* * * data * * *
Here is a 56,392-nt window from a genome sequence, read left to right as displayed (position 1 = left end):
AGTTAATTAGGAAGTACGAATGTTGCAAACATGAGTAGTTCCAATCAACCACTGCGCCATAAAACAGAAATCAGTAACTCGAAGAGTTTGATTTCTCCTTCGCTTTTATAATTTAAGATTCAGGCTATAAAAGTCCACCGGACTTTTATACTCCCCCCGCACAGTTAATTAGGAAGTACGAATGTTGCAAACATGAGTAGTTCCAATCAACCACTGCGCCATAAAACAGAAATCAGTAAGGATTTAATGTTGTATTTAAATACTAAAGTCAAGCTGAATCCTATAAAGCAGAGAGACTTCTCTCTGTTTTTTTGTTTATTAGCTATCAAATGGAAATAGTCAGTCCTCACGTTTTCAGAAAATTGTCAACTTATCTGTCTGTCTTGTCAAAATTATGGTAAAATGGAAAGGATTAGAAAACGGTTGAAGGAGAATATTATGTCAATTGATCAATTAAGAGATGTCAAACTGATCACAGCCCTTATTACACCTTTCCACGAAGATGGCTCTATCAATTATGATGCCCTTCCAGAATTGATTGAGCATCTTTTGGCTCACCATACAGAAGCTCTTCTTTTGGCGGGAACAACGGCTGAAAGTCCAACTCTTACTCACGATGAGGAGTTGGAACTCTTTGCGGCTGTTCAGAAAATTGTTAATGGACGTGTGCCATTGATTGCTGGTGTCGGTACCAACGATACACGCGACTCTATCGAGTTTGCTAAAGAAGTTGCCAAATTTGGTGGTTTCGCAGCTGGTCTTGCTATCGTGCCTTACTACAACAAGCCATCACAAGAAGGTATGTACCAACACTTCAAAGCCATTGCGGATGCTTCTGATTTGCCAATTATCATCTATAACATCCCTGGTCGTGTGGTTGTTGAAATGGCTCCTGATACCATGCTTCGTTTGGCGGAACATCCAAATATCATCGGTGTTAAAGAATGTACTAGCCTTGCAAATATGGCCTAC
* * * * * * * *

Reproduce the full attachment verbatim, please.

Here is a 56,392-nt window from a genome sequence, read left to right as displayed (position 1 = left end):
AGTTAATTAGGAAGTACGAATGTTGCAAACATGAGTAGTTCCAATCAACCACTGCGCCATAAAACAGAAATCAGTAACTCGAAGAGTTTGATTTCTCCTTCGCTTTTATAATTTAAGATTCAGGCTATAAAAGTCCACCGGACTTTTATACTCCCCCCGCACAGTTAATTAGGAAGTACGAATGTTGCAAACATGAGTAGTTCCAATCAACCACTGCGCCATAAAACAGAAATCAGTAAGGATTTAATGTTGTATTTAAATACTAAAGTCAAGCTGAATCCTATAAAGCAGAGAGACTTCTCTCTGTTTTTTTGTTTATTAGCTATCAAATGGAAATAGTCAGTCCTCACGTTTTCAGAAAATTGTCAACTTATCTGTCTGTCTTGTCAAAATTATGGTAAAATGGAAAGGATTAGAAAACGGTTGAAGGAGAATATTATGTCAATTGATCAATTAAGAGATGTCAAACTGATCACAGCCCTTATTACACCTTTCCACGAAGATGGCTCTATCAATTATGATGCCCTTCCAGAATTGATTGAGCATCTTTTGGCTCACCATACAGAAGCTCTTCTTTTGGCGGGAACAACGGCTGAAAGTCCAACTCTTACTCACGATGAGGAGTTGGAACTCTTTGCGGCTGTTCAGAAAATTGTTAATGGACGTGTGCCATTGATTGCTGGTGTCGGTACCAACGATACACGCGACTCTATCGAGTTTGCTAAAGAAGTTGCCAAATTTGGTGGTTTCGCAGCTGGTCTTGCTATCGTGCCTTACTACAACAAGCCATCACAAGAAGGTATGTACCAACACTTCAAAGCCATTGCGGATGCTTCTGATTTGCCAATTATCATCTATAACATCCCTGGTCGTGTGGTTGTTGAAATGGCTCCTGATACCATGCTTCGTTTGGCGGAACATCCAAATATCATCGGTGTTAAAGAATGTACTAGCCTTGCAAATATGGCCTAC